Highlighting 2d meshes, a technique

Problems building or running the engine, queries about how to use features etc.
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Octal Forty
Kobold
Posts: 33
Joined: Thu Dec 16, 2004 1:39 pm

Highlighting 2d meshes, a technique

Post by Octal Forty »

I have a bunch of meshes made from planes. I'd like to draw a border over the outline of the mesh only. I have the list of vertices and the list of indexes for each mesh, but I'm not sure how I can tell which ones are external edges (ie the border), and which ones are internal diagonals.

Take a look at the screenshot - I'd like to come up with a way to exclude all of those diagonal edges. Is this possible?

Image

I've included the relevant code I'm using also:

Code: Select all

void GameState::outlineEntity(Ogre::Entity* entity )
{
	size_t vertex_count,index_count;
	Vector3* vertices;
	unsigned* indices;
	getMeshInformation(entity->getMesh(),vertex_count,vertices,index_count,indices);

	Vector3 *vertexArray = new Vector3[vertex_count];
	unsigned *indexArray = new unsigned[index_count];

	vertexArray = vertices;
	indexArray = indices;

	SceneNode *myNode = State::gSceneMgr->getRootSceneNode()->createChildSceneNode();
	Line3D *myLine = new Line3D();

	//Draw by index
	for (int i=0; i < index_count; i++)
	{
		int index = 0;
		printf("Index %d: %u\n", i, indexArray[i] );
		index = indexArray[i];

		Vector3 point = (Vector3)vertexArray[index];
		printf("Adding point %f %f %f to Line3d\n", point.x, point.y, point.z);

		myLine->addPoint(point);
	}

	myLine->drawLines();
	myNode->attachObject(myLine);

	//Entity SceneNodes scaled also - mesh modelled too small.
	myNode->setScale(10.5, 10.5, 10.3);

	delete[] vertices;
	delete[] indices;
}
Thanks in advance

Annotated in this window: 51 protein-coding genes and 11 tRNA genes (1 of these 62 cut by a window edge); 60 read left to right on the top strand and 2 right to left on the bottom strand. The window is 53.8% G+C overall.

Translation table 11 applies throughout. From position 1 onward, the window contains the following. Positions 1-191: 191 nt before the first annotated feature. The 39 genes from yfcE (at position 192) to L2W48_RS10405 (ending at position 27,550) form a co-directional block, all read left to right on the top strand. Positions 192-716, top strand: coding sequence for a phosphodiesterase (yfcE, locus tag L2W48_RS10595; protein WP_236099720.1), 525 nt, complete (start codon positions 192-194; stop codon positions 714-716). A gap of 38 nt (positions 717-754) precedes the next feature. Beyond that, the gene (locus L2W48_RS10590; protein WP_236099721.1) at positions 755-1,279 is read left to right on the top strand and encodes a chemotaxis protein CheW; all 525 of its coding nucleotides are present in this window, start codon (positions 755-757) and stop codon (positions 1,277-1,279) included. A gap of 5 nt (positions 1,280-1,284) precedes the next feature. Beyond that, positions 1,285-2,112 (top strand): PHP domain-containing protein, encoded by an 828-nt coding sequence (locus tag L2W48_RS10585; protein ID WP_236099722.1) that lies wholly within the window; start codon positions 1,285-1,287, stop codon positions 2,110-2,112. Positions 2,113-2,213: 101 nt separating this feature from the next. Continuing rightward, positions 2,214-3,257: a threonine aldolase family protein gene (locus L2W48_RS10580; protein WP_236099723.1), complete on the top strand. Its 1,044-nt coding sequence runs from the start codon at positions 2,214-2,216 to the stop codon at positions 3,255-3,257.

Last edited by Octal Forty on Sat Aug 06, 2005 2:16 am, edited 3 times in total.
User avatar
baxissimo
Greenskin
Posts: 135
Joined: Wed Feb 23, 2005 1:28 pm
Location: Tokyo, JAPAN

Re: Excluding internal edges when outlining a mesh

Post by baxissimo »

The general problem you're trying to solve is called "detecting silhouette edges". There's a bunch of papers out there on the subject, many of them non-photorealistic rendering (NPR) papers.

The general way to do it is to look at the two triangles that are adjacent to a given edge and compare their projected normals under the current viewing matrix. If one is backfacing and one is frontfacing, then you have a silhouette edge (i.e. one projected normal has pos z component one has neg z). Instead of checking projected normals, you can equivalently look at the winding order of projected vertices. If one tri has verts in clockwise order and the other counter-clockwise, then the edge between them is on the silhouette.
Octal Forty
Kobold
Posts: 33
Joined: Thu Dec 16, 2004 1:39 pm

Solved

Post by Octal Forty »

Thanks, baxissimo. After some research, it turns out that OGRE provides the pieces for me - I just didn't know what to look for until your response.